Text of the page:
Cameron Sexton

UPDATED: What consistency? Seven who opposed Bible bill override vote for latest version

The House meets at the state Capitol in Nashville on June 1, 2020. (Erik Schelzig, Tennessee Journal)

When then-Gov. Bill Haslam vetoed a 2016 bill to make the Bible the official state book, 15 Republicans who still remain in the chamber today voted against an override. On Monday night, seven of those representatives switched their positions to support the latest version that passed by just five votes more than the minimum needed to clear the chamber.

The GOP members who essentially voted to sustain Haslam’s veto five years ago while approving the renewed measure were Majority Leader William Lamberth of Portland, Caucus Chair Jeremy Faison of Cosby, Andrew Farmer of Sevierville, Curtis Johnson of Clarksville, John Ragan of Oak Ridge, Mark White of Memphis, and Ryan Williams of Cookeville.

While 55 members approved of the bill on Monday, 28 voted against. Another nine didn’t vote, including Speaker Cameron Sexton (R-Crossville).

The measure now heads to the Senate, where Speaker Randy McNally (R-Oak Ridge) has spoken out in opposition.

Speaker Sexton strips Griffey of committee assignments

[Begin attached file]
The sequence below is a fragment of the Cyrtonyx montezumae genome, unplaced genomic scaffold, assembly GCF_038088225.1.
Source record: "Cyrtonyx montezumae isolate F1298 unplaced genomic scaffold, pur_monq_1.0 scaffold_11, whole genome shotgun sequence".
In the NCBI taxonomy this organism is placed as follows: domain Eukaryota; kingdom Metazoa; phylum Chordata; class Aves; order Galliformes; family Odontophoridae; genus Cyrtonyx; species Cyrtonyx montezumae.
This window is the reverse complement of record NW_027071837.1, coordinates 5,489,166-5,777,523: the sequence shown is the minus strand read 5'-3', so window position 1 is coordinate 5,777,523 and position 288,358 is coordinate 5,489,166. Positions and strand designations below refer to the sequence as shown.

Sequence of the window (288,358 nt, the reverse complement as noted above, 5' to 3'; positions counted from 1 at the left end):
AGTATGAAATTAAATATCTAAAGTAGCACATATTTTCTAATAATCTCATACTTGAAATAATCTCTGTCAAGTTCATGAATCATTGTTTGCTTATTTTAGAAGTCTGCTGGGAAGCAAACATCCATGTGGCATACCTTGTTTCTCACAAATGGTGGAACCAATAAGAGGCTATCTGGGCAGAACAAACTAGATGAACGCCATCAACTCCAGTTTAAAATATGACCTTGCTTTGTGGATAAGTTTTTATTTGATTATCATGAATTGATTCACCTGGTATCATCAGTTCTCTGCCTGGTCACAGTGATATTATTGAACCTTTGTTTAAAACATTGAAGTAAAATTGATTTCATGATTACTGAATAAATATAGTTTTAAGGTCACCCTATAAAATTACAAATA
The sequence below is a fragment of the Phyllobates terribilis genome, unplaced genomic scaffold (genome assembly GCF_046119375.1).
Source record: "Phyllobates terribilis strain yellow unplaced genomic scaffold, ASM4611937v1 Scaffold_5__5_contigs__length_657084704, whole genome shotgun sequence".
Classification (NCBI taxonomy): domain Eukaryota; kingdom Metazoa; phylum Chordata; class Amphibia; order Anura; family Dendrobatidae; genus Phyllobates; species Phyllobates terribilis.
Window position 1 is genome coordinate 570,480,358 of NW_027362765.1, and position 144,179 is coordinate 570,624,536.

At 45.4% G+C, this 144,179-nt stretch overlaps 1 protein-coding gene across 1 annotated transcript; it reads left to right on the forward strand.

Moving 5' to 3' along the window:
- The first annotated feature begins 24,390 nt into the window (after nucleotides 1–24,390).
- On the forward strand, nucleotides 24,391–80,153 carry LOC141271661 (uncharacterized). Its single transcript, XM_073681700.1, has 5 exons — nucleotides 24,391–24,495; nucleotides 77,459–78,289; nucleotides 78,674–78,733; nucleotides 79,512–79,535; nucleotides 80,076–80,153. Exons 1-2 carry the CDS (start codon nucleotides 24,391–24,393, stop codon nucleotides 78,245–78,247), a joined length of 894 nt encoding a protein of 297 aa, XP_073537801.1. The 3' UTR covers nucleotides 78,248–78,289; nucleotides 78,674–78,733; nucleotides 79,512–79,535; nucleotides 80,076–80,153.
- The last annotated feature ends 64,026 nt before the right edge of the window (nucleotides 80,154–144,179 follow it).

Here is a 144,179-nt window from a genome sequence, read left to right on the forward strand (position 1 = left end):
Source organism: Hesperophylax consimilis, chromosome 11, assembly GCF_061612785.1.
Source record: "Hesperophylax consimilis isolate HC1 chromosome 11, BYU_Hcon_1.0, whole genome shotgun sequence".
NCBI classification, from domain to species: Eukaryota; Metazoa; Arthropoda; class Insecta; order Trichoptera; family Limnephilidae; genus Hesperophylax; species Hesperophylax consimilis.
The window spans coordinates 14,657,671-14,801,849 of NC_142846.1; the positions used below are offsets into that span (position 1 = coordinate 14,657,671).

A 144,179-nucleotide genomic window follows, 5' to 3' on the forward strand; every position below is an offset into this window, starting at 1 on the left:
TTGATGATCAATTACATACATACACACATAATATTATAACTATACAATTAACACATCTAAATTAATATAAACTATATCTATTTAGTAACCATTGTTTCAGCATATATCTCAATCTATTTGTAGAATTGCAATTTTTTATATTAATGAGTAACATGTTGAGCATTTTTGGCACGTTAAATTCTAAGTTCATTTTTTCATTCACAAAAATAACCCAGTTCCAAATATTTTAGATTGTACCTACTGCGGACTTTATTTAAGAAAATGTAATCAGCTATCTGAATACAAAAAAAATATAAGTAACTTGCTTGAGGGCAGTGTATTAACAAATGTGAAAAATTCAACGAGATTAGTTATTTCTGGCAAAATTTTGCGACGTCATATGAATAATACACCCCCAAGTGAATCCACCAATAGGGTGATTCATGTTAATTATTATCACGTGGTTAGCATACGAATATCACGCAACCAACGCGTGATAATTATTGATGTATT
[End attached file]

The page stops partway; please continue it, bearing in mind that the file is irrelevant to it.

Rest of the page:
Rep. Bruce Griffey (R-Paris) attends a meeting at the legislative office building in Nashville on Dec. 20, 2018. (Erik Schelzig, Tennessee Journal)

House Speaker Cameron Sexton (R-Crossville) has stripped Rep. Bruce Griffey (R-Paris) of his committee assignments. The move comes after Griffey’s unsuccessful attempt earlier this week to pull an e-verify bill that had earlier been defeated in a subcommittee straight to floor.

Griffey had engaged in a testy exchange with Sexton and House parliamentarian Daniel Hicks on Monday about whether he should be allowed to deliver remarks in favor of his bill while making the motion on the floor. After cutting the lawmaker off, Sexton determined Griffey’s motion didn’t have a second and declared it defeated.

Griffey, who is considering a bid for a judgeship next year, was removed as a member of the Civil Justice, Criminal Justice, and Education Instruction committees.